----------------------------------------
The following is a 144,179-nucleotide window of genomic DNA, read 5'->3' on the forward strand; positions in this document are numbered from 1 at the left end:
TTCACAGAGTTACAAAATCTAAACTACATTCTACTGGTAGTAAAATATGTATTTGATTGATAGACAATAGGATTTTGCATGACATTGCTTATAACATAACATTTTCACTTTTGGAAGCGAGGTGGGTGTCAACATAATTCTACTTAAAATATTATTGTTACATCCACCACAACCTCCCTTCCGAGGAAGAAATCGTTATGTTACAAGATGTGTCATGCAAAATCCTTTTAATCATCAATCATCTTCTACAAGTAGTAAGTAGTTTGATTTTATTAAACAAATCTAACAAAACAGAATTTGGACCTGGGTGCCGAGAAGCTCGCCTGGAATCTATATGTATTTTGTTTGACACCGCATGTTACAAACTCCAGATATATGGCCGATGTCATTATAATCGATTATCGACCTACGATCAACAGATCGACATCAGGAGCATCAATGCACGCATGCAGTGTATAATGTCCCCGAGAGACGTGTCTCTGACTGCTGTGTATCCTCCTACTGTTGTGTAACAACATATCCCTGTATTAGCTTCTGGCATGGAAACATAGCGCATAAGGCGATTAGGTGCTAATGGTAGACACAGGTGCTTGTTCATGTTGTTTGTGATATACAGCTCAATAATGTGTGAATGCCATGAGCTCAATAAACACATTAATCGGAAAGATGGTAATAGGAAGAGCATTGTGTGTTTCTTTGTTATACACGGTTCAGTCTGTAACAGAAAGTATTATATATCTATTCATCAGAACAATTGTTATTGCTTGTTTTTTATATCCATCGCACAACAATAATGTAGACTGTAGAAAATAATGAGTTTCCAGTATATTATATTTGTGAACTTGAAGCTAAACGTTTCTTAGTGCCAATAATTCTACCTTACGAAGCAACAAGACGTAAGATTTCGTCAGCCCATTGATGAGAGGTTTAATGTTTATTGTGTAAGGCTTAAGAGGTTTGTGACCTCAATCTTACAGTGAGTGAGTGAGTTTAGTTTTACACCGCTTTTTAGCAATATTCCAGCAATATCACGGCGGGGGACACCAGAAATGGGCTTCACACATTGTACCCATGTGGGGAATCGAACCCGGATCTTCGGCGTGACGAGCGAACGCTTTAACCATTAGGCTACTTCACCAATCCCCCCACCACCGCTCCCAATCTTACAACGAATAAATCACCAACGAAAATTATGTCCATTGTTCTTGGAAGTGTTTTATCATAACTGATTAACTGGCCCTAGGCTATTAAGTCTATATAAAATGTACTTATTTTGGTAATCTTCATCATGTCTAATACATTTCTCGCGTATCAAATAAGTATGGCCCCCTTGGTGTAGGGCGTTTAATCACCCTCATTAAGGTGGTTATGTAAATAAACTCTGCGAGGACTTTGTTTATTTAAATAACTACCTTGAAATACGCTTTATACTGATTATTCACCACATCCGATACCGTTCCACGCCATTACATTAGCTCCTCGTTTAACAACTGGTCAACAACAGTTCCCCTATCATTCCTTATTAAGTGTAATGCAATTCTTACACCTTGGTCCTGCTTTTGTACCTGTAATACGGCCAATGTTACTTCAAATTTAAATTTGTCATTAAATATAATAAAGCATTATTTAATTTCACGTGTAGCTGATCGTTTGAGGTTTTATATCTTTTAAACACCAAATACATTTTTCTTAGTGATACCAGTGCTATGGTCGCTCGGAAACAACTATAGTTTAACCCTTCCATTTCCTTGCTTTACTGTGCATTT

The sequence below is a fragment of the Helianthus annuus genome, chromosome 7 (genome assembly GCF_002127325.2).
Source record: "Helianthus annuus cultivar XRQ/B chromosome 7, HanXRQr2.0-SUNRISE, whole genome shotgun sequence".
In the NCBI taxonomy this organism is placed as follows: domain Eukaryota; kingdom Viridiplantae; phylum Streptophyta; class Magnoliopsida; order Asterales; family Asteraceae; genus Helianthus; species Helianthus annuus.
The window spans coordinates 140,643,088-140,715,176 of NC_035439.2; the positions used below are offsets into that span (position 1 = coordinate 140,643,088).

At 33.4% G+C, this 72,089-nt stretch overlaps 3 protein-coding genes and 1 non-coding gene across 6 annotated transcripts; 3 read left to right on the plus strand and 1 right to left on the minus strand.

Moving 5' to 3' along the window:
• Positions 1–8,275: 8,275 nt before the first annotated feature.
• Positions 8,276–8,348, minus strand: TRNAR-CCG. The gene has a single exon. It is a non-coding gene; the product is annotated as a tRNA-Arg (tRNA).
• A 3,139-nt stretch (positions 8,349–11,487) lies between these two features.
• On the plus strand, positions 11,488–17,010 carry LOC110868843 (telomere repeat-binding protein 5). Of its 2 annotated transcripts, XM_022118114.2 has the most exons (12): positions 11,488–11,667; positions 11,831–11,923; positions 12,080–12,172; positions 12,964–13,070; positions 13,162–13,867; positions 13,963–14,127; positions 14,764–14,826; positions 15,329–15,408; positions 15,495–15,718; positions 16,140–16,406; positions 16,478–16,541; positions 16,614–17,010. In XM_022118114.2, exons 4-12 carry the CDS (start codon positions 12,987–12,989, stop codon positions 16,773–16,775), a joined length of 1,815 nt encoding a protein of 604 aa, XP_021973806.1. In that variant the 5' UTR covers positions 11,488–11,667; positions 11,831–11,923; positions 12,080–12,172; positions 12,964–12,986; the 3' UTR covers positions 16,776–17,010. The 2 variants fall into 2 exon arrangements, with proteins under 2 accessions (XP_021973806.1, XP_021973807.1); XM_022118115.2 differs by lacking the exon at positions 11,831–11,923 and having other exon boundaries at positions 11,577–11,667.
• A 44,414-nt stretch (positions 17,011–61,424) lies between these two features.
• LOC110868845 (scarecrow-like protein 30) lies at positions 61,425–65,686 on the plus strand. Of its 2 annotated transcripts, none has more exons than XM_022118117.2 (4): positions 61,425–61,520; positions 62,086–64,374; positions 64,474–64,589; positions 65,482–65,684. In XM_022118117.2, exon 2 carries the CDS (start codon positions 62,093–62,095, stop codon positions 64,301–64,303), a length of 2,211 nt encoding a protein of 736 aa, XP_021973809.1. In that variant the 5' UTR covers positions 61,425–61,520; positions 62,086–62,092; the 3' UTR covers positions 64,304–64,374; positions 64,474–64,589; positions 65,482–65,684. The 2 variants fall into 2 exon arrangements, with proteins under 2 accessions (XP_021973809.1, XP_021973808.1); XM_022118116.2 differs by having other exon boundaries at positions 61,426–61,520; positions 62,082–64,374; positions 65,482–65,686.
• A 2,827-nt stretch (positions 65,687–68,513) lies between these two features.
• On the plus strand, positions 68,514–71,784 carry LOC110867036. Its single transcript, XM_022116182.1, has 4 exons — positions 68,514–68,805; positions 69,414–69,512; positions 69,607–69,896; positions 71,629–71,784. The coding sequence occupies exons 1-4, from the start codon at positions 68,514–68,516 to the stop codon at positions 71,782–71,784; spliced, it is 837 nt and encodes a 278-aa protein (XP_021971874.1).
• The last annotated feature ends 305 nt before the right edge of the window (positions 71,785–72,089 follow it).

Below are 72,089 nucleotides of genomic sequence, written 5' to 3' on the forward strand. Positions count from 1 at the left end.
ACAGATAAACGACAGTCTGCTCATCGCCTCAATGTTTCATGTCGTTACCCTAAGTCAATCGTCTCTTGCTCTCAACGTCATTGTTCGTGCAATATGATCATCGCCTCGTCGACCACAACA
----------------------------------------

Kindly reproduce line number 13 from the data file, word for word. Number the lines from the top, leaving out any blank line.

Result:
• A 44,414-nt stretch (positions 17,011–61,424) lies between these two features.